My friend Lars tried an experiment last week:
On Friday I was doing a presentation on the global economy (yes, yes mainly on global monetary policy) for 40-50 colleagues who are working as investment advisors in the Danske Bank group.
As I was about to start my presentation somebody said “The audience have been kind of quiet today”. I thought that was a challenge so I immediately so I jumped on top of a table. That woke up the crowd.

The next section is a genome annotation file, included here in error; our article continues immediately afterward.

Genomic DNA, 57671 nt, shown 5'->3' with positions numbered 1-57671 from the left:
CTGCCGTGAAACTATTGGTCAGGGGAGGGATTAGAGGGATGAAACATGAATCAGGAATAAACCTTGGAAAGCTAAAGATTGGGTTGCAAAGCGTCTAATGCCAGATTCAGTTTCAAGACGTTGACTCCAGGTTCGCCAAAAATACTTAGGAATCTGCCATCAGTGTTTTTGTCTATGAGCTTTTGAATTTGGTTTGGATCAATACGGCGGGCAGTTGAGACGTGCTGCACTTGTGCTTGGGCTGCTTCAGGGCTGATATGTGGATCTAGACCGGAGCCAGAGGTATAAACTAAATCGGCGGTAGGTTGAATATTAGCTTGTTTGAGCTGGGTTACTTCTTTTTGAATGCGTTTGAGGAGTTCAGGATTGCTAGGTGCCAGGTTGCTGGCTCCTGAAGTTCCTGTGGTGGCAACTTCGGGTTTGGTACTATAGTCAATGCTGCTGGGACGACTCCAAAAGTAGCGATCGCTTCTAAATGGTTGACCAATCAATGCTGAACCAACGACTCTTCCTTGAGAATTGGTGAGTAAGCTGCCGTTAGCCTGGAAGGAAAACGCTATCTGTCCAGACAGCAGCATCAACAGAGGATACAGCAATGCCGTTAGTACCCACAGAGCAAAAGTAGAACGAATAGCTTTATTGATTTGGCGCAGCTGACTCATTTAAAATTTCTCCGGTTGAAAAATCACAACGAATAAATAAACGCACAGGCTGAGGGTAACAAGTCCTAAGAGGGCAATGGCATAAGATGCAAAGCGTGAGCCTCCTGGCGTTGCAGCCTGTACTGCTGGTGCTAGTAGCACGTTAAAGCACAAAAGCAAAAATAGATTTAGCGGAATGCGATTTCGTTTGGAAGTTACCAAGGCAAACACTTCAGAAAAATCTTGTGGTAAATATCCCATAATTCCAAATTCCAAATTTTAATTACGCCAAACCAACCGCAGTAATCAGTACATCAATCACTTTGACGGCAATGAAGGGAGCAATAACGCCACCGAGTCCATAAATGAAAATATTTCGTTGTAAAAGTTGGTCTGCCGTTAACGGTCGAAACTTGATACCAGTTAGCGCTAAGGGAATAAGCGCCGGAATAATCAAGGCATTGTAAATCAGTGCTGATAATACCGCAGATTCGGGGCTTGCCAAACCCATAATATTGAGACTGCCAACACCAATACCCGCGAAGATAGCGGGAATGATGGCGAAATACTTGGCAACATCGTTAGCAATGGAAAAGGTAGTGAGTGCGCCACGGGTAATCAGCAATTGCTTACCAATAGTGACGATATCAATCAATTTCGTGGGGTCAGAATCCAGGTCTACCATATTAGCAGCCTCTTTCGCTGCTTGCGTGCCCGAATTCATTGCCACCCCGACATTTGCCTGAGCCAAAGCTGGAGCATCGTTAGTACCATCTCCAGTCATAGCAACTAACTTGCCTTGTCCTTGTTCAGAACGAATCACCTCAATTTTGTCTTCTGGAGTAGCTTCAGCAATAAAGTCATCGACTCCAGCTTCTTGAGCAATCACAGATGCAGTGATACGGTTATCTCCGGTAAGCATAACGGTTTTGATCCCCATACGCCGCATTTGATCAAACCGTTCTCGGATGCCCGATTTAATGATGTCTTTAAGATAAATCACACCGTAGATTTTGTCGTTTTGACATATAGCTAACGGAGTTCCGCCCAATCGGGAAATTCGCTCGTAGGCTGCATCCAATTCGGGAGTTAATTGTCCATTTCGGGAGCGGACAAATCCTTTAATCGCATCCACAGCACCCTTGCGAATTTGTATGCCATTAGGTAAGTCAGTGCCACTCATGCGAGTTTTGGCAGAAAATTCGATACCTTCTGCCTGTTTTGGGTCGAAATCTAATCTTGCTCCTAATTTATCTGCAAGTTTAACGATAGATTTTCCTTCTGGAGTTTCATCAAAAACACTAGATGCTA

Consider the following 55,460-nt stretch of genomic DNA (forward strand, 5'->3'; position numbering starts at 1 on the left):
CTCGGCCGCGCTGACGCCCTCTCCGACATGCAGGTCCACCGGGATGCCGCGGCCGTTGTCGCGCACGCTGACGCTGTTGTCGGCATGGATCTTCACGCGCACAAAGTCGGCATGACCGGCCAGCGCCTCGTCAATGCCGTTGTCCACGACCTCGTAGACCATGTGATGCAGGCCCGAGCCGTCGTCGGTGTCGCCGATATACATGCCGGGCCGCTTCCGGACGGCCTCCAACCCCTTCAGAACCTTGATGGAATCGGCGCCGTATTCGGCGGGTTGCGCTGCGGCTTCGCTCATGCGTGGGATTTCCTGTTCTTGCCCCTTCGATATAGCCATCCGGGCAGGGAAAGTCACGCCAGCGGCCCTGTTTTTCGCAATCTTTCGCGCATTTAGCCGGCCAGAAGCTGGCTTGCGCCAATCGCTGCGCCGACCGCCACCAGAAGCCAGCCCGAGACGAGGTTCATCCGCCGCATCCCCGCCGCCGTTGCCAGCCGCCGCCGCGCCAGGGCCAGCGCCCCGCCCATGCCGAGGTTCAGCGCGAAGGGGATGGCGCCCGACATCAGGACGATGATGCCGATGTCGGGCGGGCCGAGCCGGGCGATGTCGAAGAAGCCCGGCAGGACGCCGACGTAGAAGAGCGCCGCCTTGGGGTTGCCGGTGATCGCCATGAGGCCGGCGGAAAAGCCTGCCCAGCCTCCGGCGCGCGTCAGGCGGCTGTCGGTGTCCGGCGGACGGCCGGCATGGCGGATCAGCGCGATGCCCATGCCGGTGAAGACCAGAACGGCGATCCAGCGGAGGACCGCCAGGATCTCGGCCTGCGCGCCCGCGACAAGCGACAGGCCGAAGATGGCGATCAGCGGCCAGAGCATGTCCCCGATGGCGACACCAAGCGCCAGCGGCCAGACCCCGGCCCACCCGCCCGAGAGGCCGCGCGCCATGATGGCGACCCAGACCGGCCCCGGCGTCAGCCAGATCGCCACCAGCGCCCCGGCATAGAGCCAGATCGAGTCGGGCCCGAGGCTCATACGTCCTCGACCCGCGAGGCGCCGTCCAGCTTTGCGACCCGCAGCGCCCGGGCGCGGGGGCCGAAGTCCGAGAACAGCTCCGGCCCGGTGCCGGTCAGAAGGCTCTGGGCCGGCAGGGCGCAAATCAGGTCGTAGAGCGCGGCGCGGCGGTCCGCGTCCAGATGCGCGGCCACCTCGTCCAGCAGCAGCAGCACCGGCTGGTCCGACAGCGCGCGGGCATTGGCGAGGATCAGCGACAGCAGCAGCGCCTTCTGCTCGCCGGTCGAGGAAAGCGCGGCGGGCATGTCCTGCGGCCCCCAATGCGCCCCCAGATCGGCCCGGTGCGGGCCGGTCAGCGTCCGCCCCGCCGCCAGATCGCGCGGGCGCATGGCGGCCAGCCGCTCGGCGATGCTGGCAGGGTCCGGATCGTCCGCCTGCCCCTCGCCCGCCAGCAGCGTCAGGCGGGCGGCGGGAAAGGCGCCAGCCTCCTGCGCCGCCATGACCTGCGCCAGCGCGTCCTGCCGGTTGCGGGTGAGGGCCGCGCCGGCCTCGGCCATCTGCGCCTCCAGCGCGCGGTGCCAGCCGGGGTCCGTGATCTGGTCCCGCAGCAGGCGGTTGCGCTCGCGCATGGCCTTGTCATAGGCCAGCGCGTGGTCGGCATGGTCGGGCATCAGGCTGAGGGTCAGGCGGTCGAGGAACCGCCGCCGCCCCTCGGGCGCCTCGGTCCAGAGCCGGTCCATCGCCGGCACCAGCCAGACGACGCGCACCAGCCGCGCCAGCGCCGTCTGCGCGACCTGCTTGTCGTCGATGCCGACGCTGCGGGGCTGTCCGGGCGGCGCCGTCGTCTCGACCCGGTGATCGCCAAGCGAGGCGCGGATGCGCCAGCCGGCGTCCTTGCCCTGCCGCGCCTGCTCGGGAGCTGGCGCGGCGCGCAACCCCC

I asked the audience to guess my weight. They all wrote their guesses on a piece of paper. All the guesses were collected and an average guess – the “consensus forecast” – was calculated, while I continued my presentation…
I’ve done something of the same sort in some of the classes I used to run. It’s a great way to get audience participation, and to illustrate abstract economic concepts in real world settings. But Lars’ attempt was a lot funnier than mine. While I won’t hold this as proof positive that the efficient market hypothesis is valid under all circumstances, there is more than a grain of truth in it.